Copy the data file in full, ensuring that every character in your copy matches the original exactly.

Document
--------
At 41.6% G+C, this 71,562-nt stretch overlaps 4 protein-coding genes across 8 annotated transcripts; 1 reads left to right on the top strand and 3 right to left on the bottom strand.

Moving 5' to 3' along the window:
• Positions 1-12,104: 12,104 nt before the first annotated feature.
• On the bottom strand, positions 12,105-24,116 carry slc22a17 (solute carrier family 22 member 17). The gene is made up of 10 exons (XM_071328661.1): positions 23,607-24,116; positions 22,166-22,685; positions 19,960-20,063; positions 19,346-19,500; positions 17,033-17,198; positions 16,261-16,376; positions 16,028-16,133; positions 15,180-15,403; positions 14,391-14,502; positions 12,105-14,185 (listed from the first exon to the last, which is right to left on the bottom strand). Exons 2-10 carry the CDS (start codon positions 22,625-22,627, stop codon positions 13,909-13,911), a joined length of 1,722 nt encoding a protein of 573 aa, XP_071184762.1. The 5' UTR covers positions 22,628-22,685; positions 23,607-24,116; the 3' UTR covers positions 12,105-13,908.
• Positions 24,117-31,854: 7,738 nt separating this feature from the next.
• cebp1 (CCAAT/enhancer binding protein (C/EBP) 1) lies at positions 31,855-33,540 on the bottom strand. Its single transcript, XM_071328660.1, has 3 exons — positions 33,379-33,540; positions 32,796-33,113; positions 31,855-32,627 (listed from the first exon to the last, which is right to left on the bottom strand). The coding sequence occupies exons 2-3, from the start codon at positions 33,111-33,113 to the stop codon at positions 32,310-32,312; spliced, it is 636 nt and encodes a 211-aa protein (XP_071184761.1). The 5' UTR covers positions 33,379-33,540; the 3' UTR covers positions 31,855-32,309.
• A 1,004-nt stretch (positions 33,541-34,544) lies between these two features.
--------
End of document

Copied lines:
At 41.6% G+C, this 71,562-nt stretch overlaps 4 protein-coding genes across 8 annotated transcripts; 1 reads left to right on the top strand and 3 right to left on the bottom strand.

Moving 5' to 3' along the window:
• Positions 1-12,104: 12,104 nt before the first annotated feature.
• On the bottom strand, positions 12,105-24,116 carry slc22a17 (solute carrier family 22 member 17). The gene is made up of 10 exons (XM_071328661.1): positions 23,607-24,116; positions 22,166-22,685; positions 19,960-20,063; positions 19,346-19,500; positions 17,033-17,198; positions 16,261-16,376; positions 16,028-16,133; positions 15,180-15,403; positions 14,391-14,502; positions 12,105-14,185 (listed from the first exon to the last, which is right to left on the bottom strand). Exons 2-10 carry the CDS (start codon positions 22,625-22,627, stop codon positions 13,909-13,911), a joined length of 1,722 nt encoding a protein of 573 aa, XP_071184762.1. The 5' UTR covers positions 22,628-22,685; positions 23,607-24,116; the 3' UTR covers positions 12,105-13,908.
• Positions 24,117-31,854: 7,738 nt separating this feature from the next.
• cebp1 (CCAAT/enhancer binding protein (C/EBP) 1) lies at positions 31,855-33,540 on the bottom strand. Its single transcript, XM_071328660.1, has 3 exons — positions 33,379-33,540; positions 32,796-33,113; positions 31,855-32,627 (listed from the first exon to the last, which is right to left on the bottom strand). The coding sequence occupies exons 2-3, from the start codon at positions 33,111-33,113 to the stop codon at positions 32,310-32,312; spliced, it is 636 nt and encodes a 211-aa protein (XP_071184761.1). The 5' UTR covers positions 33,379-33,540; the 3' UTR covers positions 31,855-32,309.
• A 1,004-nt stretch (positions 33,541-34,544) lies between these two features.